I will confess to being a bit annoyed with the Rakes of Mallow over their latest BlogPoll ballot draft, which omits Georgia from the top 25 entirely and takes no fewer than three shots at the 'Dawgs . . . all because the sportswriters' and coaches' polls rank the Red and Black ahead of the Fighting Irish.
You'd think Notre Dame fans would be a little more grateful to Georgia, in light of the fact that the only reason Darius Walker is in South Bend is that Mark Richt didn't offer him a scholarship, but, since the Rakes are doing such fine work on the MaxwellPundit front and I wouldn't want to be told to rein in my causeless hating on the Golden Domers again, I am going to let my annoyance go and proceed to offer my choices for the top five performers in college football. These are they:
In addition to his many other skills, Troy Smith also does a mean funky chicken. (Photograph from Sports Illustrated.)
1. Troy Smith (Ohio State): The Buckeyes have gone on the road to face a pair of quality opponents, Texas and Iowa . . . and Ohio State dominated them both, thanks in significant part to the efforts of O.S.U.'s quarterback. Against the Hawkeyes, Smith connected on 16 of his 25 pass attempts for 186 yards and---most impressively---a 4:0 T.D.-to-interceptions ratio. Over the course of the season, the Buckeye signal-caller's stat line is equally convincing: 128 attempts, 84 completions, 1,070 yards, 12 touchdowns, and a pair of picks. You can't argue with that kind of success against that caliber of competition. Which brings me to . . .
2. James Laurinaitis (Ohio State): As impressive as the Buckeyes have been on offense, we knew all along that they could move the ball and score. What came as a surprise was O.S.U.'s ability to play defense after losing nine starters from last year's unit. Laurinaitis has been the best of a talented bunch, recording 41 tackles, among them 22 solo stops, 3.5 tackles for loss, and a couple of sacks. He also has a pair of forced fumbles and four interceptions to his credit. Troy Smith sells tickets, but James Laurinaitis wins championships.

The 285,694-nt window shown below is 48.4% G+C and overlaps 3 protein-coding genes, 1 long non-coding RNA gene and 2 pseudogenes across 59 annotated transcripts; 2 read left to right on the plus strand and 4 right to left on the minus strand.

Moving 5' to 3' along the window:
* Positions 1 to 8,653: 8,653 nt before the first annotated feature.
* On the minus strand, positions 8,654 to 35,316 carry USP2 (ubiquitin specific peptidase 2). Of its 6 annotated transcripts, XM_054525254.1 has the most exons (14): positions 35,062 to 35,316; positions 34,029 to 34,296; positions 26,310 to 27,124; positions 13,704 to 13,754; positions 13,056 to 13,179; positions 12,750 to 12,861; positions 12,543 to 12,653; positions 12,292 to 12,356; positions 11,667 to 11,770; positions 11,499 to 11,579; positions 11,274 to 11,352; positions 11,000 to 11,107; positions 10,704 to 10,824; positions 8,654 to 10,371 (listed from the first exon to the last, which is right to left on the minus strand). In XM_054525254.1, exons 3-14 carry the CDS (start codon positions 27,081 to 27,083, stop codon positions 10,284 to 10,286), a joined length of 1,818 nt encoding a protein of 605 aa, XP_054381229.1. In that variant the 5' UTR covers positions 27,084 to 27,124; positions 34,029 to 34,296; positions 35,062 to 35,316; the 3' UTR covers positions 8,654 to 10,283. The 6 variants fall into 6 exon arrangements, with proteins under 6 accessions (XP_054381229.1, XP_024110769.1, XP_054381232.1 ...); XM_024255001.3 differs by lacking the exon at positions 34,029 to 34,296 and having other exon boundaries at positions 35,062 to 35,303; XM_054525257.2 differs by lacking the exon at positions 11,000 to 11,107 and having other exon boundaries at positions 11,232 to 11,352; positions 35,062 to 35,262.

At this point, in order to save time, the official was already counting it as a catch. (Photograph from Athlon Sports.)
3. Calvin Johnson (Georgia Tech): Since I am trying to avoid incurring the wrath of Fighting Irish fans, I also will try to sidestep the further animadversions of the Yellow Jacket faithful, as well. C.J. played a large part in the Golden Tornado's thumping of the Hokies in Blacksburg, snagging six receptions for 115 yards and a pair of touchdowns. For the season, Johnson has 25 grabs covering 426 yards of real estate and culminating in seven scores. He's probably the best receiver in the game, but, if he isn't, the next guy is.
4. Mario Manningham (Michigan): The leading Wolverine's numbers for the season mirror Johnson's quite closely: 21 receptions, 452 yards, seven touchdowns. Against Minnesota in the Metrodome on Saturday, Manningham caught five balls, gained 131 yards, and reached the end zone once.
Although his team was idle this weekend, Adrian Peterson nevertheless took the time to suit up, go over to the stadium, and stand around on the field for three hours. (Photograph from Sports Illustrated.)
5. Adrian Peterson (Oklahoma): It wasn't entirely fair of me to drop the Sooner tailback a spot after an open date, but, hey, out of sight, out of mind. His numbers remain unchanged and 117 carries for 643 yards and seven T.D.s remain impressive, but the intervening efforts of his competitors allowed them to inch up a bit. If Peterson has a good day against Texas, though, he'll rocket back up to the top.
Honorable mention goes to a pair of fullbacks, Rutgers's Brian Leonard and Georgia's Brannan Southerland, because fullbacks don't get nearly as much credit as they deserve, but both had good Saturdays in the midst of good seasons and they are entitled to a little recognition.